Here’s a problem: There are more than 1,000 taxing districts in Idaho, but this year only two—two in the entire state—took advantage of a new law intended to prevent property owners from facing ambush-tax hikes.
Our property tax system has become a complicated and expensive mess. Each fall, Idaho’s taxing districts must set their budgets. By law, those taxing districts cannot increase their property tax collections by more than 3 percent a year. But, local governments also know that if they don’t take now the full amount of taxes they’re allowed to collect, they can always later retroactively collect the money.
Consequently, cities, counties, highway districts, recreation districts, and other special-use districts in Idaho don’t give up anything when they don’t collect all the taxes state law allows them. Any money a local unit of government forgoes can be collected down the road, at any time. As it stands, Idaho’s taxing districts hold more than a combined $111.8 million in foregone taxes.
Local governments regularly collect less than the maximum annual tax allowed, which provides them with money for a yet-to-be-known expenditure. Local officials get to appear to be penny-pinchers. The appearance of being frugal allows local governments to earmark money in your bank account that they might one day withdraw from you, the taxpayer.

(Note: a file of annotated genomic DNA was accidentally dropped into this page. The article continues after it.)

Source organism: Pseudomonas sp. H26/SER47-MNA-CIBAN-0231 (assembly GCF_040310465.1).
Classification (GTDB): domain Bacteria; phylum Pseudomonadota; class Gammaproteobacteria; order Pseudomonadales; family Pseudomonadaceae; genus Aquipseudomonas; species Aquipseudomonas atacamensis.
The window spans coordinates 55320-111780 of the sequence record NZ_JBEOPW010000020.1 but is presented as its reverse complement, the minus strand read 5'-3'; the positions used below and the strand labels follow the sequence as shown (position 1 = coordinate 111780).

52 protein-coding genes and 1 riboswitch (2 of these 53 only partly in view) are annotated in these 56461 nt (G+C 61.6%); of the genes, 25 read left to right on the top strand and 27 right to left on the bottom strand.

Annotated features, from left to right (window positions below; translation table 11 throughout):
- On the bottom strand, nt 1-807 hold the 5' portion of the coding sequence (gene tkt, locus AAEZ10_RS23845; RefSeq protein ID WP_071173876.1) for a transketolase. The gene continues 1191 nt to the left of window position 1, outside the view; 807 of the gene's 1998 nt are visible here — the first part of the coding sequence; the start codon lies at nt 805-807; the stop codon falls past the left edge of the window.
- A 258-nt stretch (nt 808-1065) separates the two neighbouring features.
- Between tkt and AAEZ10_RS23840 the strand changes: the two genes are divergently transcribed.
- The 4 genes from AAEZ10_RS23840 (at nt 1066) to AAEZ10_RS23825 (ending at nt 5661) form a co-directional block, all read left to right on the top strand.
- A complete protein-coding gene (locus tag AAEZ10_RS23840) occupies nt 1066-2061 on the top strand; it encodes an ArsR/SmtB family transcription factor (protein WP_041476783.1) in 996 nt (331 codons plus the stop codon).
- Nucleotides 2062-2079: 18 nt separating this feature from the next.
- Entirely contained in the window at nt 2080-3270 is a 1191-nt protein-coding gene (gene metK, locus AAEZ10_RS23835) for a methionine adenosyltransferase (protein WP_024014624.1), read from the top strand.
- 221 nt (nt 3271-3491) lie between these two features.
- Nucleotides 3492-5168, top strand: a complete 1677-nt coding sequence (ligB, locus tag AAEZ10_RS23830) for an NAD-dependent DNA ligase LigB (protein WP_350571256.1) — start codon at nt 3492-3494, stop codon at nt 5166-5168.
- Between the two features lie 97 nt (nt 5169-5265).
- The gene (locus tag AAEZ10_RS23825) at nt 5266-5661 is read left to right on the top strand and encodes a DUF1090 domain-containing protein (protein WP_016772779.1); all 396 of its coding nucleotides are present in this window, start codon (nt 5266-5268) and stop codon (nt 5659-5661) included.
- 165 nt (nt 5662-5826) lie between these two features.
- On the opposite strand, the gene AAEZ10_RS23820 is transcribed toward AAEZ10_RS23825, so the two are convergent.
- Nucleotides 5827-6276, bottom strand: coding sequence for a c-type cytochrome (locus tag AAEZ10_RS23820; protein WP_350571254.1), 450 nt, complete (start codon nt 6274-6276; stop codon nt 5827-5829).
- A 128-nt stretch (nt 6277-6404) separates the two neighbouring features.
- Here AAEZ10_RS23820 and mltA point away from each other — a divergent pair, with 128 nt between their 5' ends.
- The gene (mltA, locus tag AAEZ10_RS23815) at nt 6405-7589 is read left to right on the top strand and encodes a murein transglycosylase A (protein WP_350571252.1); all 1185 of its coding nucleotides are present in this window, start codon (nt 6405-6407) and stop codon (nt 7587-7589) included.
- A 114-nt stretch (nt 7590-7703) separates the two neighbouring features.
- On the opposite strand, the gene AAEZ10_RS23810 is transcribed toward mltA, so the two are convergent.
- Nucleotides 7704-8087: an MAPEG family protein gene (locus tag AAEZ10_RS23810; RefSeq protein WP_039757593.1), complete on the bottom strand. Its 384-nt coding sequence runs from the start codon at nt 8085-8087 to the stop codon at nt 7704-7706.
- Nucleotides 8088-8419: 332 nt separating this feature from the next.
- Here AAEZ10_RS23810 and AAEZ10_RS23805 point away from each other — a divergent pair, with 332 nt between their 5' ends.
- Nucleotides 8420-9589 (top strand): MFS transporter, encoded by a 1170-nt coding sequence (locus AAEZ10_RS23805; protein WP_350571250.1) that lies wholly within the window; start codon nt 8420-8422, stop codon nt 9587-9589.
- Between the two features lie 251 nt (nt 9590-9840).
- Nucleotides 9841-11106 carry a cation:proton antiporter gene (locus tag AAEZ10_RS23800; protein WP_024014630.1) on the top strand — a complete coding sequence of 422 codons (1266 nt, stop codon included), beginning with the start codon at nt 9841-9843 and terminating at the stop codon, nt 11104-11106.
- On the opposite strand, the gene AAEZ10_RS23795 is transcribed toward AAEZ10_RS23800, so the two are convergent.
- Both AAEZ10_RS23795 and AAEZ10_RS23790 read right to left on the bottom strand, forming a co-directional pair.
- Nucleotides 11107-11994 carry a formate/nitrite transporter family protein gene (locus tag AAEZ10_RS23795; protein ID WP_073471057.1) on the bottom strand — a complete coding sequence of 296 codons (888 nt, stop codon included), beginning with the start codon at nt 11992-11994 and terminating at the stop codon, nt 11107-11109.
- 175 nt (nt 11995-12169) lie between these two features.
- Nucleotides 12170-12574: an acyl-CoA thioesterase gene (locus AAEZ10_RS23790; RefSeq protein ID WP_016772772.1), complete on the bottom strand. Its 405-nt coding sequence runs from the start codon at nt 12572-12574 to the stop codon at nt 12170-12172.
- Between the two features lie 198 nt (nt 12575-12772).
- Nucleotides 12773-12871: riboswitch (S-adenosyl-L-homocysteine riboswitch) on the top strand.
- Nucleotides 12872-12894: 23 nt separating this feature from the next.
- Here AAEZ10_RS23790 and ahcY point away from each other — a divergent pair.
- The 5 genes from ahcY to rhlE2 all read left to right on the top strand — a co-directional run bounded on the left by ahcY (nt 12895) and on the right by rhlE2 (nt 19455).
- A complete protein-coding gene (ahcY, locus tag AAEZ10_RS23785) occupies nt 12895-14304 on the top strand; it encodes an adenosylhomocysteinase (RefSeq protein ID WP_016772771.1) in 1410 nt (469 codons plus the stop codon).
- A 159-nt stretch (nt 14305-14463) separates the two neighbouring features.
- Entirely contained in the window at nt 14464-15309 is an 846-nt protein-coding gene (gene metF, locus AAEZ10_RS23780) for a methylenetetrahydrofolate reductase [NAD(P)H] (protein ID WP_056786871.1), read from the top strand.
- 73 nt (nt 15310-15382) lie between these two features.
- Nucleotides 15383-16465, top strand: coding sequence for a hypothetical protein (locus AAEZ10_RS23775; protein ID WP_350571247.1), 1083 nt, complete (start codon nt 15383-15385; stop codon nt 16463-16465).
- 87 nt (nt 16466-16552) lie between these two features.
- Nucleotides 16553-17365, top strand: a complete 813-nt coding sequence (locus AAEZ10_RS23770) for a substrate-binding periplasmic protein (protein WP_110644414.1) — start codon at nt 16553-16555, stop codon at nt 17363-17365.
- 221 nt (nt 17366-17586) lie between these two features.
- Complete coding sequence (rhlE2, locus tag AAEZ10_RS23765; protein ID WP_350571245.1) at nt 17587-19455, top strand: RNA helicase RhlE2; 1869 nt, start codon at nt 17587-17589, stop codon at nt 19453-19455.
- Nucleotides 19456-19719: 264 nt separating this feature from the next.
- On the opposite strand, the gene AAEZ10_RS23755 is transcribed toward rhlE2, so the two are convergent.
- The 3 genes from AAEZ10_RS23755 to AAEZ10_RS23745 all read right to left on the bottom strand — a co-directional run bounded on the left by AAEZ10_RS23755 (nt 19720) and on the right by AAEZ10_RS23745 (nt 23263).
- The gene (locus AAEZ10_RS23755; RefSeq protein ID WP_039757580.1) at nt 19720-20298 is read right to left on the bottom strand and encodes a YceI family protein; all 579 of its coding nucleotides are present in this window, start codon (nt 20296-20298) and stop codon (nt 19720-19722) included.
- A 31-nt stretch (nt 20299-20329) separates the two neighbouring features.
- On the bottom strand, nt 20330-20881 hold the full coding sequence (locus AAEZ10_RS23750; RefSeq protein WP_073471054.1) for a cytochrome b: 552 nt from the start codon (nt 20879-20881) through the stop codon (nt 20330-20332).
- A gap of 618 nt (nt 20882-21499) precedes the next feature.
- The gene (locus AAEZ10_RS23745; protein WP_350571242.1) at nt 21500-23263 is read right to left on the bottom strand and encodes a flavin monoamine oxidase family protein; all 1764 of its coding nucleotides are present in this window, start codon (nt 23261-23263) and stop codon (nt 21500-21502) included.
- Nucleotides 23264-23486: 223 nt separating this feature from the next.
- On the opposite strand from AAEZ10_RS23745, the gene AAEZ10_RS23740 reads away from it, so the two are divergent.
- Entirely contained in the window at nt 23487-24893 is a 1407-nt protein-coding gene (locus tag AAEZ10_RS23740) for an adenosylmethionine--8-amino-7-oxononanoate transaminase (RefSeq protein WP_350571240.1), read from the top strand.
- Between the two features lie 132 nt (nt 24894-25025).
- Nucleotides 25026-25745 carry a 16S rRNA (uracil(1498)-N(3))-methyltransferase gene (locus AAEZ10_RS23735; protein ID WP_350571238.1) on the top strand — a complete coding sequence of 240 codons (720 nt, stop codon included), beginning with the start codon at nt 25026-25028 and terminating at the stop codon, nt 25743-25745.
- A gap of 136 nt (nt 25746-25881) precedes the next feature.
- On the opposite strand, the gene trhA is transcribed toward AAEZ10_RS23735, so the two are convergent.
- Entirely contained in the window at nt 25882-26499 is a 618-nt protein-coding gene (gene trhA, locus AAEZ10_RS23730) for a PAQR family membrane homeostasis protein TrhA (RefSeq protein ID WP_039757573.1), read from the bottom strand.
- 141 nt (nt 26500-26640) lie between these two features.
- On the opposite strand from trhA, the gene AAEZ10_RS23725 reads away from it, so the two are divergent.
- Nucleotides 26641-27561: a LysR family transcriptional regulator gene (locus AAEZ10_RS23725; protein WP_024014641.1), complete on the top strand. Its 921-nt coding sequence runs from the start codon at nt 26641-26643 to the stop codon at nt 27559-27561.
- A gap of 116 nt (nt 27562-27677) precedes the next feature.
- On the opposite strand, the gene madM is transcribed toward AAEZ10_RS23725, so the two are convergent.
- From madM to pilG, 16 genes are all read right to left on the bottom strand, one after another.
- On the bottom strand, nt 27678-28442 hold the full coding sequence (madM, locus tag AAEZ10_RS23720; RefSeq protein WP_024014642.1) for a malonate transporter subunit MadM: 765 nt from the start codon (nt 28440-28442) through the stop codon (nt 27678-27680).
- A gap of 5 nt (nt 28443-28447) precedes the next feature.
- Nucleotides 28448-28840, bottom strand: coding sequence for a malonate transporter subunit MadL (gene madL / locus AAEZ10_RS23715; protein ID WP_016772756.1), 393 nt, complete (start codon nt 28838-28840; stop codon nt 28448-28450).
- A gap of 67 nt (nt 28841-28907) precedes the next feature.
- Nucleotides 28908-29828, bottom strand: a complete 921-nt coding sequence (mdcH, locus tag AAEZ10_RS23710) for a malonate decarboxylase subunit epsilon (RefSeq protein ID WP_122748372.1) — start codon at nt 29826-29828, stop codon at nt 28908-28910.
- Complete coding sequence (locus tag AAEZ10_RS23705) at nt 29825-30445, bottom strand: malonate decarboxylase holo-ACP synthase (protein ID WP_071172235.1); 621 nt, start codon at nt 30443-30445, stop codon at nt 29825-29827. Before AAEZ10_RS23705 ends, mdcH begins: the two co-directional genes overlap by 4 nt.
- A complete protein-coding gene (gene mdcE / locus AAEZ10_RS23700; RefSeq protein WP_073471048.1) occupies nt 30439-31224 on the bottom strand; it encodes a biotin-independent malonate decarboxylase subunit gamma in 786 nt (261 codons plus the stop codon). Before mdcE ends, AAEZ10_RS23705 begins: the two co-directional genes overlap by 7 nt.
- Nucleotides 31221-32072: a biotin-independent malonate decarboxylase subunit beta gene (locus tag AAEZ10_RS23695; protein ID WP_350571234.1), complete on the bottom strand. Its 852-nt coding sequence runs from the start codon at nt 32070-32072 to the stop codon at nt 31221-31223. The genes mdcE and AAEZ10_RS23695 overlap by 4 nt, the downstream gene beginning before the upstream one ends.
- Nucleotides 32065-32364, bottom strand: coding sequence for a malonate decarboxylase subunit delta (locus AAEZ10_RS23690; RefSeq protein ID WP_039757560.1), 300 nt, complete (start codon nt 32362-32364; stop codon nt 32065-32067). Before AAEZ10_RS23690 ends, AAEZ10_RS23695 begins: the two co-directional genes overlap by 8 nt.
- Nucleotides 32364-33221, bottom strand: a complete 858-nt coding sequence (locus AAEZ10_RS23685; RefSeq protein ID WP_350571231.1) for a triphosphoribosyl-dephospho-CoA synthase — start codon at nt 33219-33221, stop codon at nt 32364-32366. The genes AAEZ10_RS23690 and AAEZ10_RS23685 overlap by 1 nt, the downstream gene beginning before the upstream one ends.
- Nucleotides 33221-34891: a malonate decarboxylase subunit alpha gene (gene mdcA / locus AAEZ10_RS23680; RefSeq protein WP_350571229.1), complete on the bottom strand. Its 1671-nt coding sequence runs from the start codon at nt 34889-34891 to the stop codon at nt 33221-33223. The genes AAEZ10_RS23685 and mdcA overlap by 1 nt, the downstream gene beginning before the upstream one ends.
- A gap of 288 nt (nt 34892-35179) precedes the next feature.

The result? Conservative officials who serve in cities and counties and other entities that budget responsibly, with no plans to collect the foregone taxes, often have their hard work eventually undone by officials who see forgone taxes as a handy way to pay for expensive pet projects. The result is massive tax increases.
To address this problem, last winter, the Legislature passed a law that says local governments could promise to forgo uncollected taxes. Now, cities, counties, and other local units of government can pass a resolution swearing forevermore that they won’t someday collect the money that they could have taken from you years ago. So, out of more than 1,000 local units of government, who took that step? Just Kootenai County and the turmoil-riddled Western Elmore Recreation District.
It’s possible some local officials aren’t aware of the new law. Pro-government lobbying organizations didn’t go out of their way to advertise it, and some local governments are controlled by people who every year spend every dollar they can. But, as for the rest? Why didn’t more local districts and more local elected officials make promises today to not ambush taxpayers with higher taxes tomorrow?
If you serve on a local government board and were part of setting this year’s budget but didn’t know that you could protect taxpayers from being hit with a huge future tax bill, contact me and I’ll walk you through the details. More than two of 1,000 local taxing districts should be protecting their constituents, the taxpayers they represent, from massive government growth and ambush property-tax increases.
If you’re an Idaho taxpayer who wants to protect your community against unforeseen, massive property tax hikes, take a moment and send this column to your local officials. Your neighbors and their wallets will thank you.
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